Behind the Blog

Behind the Blog
My name is Cindy Kruse and I've been learning from elementary students for the past 16 years. I enjoy discovering new technology and implementing it in the classroom, absolutely love literacy, and am passionate about Responsive Classroom. I am constantly striving to learn new and innovative ways to teach students in order to provide authentic, interesting, and joyful classrooms.

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Tuesday, March 8, 2011

A Shift in Attitude

With today's current negative climate regarding the teaching profession, I'd be remiss if I didn't take the time to write about what is happening. However, I had to sit for a moment and contemplate - just what are the real issues? Unfortunately, just like any profession, there are those that have chosen this noble profession that just aren't teaching with integrity. However, for every teacher that fits in this category, there are three more that are doing their best to reach all of their students. This is probably true of most professions, so why the current attack against teachers?

Several years ago I had the opportunity to travel to China in order to participate in a cultural exchange which included teaching English in a University in Guilin. After traveling almost 30 hours, the last thing I wanted was to have my picture taken. However, that is just what happened. To make it worse, our pictures were blown up to poster size and displayed on the university square with our occupations listed underneath.

I was totally unprepared for what I experienced next. Students sought me out 24/7. They waited outside my hotel room, accompanied me to dinner, walked me to class, and helped me to navigate the bartering system as I struggled to purchase a simple bottle of water. Why? They wanted to practice "English". Who better than a teacher to teach them, they reasoned. The Chinese people hold teachers in high regard. They realize that the only way to better themselves is through education. They are hungry, even desperate for the chance to better themselves.

Sometimes I wonder what it will take for this kind of hunger for education to happen in the US. We have a great country, no doubt about it, but many Americans (both young and old) operate from a platform of entitlement, believing that they are deserving of things that they have not worked for. What will this attitude of entitlement do to the culture of our country? I think we are currently experiencing the effects of such an attitude.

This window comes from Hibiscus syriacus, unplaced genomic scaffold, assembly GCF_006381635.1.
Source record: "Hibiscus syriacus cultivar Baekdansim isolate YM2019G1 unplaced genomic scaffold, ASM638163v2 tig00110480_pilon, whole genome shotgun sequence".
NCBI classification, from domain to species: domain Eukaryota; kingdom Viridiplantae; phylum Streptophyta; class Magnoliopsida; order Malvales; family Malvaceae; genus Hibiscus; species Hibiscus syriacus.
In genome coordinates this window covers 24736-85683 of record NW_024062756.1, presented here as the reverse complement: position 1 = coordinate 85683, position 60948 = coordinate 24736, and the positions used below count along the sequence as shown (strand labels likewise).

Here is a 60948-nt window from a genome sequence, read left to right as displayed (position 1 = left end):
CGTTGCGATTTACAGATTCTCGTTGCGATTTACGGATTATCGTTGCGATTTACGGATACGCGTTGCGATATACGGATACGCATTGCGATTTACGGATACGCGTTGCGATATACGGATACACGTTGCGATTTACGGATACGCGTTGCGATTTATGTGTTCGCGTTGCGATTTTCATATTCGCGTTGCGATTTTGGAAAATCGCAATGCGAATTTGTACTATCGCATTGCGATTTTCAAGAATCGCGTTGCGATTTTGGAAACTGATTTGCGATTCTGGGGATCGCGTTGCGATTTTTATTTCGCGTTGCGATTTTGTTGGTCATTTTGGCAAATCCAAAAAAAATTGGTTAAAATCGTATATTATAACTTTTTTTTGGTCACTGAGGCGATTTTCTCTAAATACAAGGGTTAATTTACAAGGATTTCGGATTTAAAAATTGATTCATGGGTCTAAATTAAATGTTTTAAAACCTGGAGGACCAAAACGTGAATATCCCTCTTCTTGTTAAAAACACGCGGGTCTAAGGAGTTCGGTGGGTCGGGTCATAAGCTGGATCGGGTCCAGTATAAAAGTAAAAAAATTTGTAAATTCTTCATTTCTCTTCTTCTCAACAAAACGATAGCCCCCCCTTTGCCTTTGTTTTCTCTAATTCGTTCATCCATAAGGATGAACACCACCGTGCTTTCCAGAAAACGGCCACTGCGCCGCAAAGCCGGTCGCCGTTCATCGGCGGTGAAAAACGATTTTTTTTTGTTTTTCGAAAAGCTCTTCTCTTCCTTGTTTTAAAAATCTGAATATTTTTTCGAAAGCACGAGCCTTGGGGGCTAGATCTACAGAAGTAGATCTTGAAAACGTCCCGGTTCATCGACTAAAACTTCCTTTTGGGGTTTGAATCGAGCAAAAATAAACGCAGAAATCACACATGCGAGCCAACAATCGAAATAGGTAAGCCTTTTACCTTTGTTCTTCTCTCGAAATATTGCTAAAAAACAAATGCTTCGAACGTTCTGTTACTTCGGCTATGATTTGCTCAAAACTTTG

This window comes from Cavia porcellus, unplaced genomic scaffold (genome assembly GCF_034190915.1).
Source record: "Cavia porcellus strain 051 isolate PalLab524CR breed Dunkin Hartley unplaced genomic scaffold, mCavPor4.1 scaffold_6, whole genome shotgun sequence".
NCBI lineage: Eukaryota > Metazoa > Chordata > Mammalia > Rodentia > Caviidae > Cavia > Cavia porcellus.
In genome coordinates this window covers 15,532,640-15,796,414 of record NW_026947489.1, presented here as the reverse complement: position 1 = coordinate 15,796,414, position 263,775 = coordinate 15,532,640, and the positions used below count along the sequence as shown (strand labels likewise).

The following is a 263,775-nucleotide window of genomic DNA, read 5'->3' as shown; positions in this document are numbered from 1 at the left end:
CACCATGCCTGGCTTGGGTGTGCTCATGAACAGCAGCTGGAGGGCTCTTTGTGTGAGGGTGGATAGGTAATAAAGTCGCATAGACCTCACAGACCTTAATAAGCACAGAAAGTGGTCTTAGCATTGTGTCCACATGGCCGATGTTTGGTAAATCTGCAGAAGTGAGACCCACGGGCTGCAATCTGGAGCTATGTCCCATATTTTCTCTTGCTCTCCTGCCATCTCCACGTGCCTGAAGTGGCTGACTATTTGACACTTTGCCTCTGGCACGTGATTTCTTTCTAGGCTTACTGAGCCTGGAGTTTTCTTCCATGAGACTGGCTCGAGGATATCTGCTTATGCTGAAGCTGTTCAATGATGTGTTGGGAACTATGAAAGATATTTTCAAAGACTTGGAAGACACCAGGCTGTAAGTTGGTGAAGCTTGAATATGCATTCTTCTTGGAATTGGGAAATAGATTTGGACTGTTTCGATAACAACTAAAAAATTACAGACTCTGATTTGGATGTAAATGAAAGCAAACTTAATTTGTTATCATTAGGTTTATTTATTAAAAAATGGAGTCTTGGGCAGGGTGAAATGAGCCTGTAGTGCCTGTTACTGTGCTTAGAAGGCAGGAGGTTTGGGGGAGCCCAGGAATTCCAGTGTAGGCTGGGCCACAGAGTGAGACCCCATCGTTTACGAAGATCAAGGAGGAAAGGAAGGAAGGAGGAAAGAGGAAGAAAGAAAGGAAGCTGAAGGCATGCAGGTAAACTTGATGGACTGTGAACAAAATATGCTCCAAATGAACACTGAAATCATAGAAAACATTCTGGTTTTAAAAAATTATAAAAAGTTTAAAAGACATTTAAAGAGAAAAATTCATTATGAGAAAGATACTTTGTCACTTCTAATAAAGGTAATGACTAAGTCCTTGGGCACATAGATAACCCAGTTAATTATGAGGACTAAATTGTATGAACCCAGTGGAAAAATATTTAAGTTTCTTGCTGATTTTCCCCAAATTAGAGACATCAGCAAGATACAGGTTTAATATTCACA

I believe we need to work together as a nation to solve the conundrum that we are currently faced with. It will not be solved by pointing fingers and blaming others. It is time to recognize that teachers are indeed the very heart of the solution. Yes, there is a need for reform - even teachers agree with this statement. However, isolating the very people we need to accomplish this task works against our struggle for change. We need a shift in attitude - to one of gratitude for teachers. Change will not happen overnight, but here's an idea for a place to begin: I encourage you to take Chip Wood's recent suggestion to send an e-mail or note thanking a teacher, recognizing the impact they have had in the life of a student.
Tuesday, March 1, 2011

What I Wish I Knew...

Today, I posted a response to a question on another blog: "What do you wish you knew when you first started teaching?" I quickly wrote a few lines, then as usual, I began to really contemplate this question. I thought it would be fun to answer alphabetically:

A - Always take the time to reflect on your day with improvement in mind.
B - Birthday cluster - graphing the students in your classroom is truly informative.
C - Caring for others must be intentionally taught in classrooms.
D -
Don't be afraid to admit you don't know it all.
E - Everyone needs to feel a sense of belonging, significance, and fun!
F - Find the best teacher in the school - then watch them in action.
G - Greeting each student every morning is a simple way to build relationships.
H - Have high expectations and help your students meet them.
I - Ignore the "Negative Nancy's" - they are always on the look out for newbies.
J- Just breathe - realize that there will always be something left undone.
K - Know and apply the developmental characteristics of children to your teaching.
L - Learning happens best when you build a sense of community.
M - Model everything you can - the time will come back four fold!
N - Never use sarcasm with students.
O - Only have students sitting 2 x's the number of minutes equal to their age. Use energizers.
P - Praise such as "Good Job" is empty - be specific when telling kids what you notice.
Q - Quiet time after lunch - it just makes sense.
R - Relationships are important. Take time to invest in the lives of students & colleagues.
S - Sometimes you will make mistakes, admit it and move on.
T - Talk less and listen more - you can learn a lot from kids.
U - Understand the needs of your students - emotionally, physically, and academically.
V - Very engaging lessons result in fewer behavior problems.
W - Words are one of the most important tools that a teacher has!
X - Xeric - characteristic of too many learning environments, water your classroom with engaging activities that allow students to collaborate, opportunities for student choices and relevant, authentic learning!
Y - You can make a difference in the life of every child that you teach (emphasize a different word each time you say this sentence - amazing isn't it?)
Z - Zero in on the most important things - everyone is important and anything is possible!

What do you wish you knew when you first started teaching?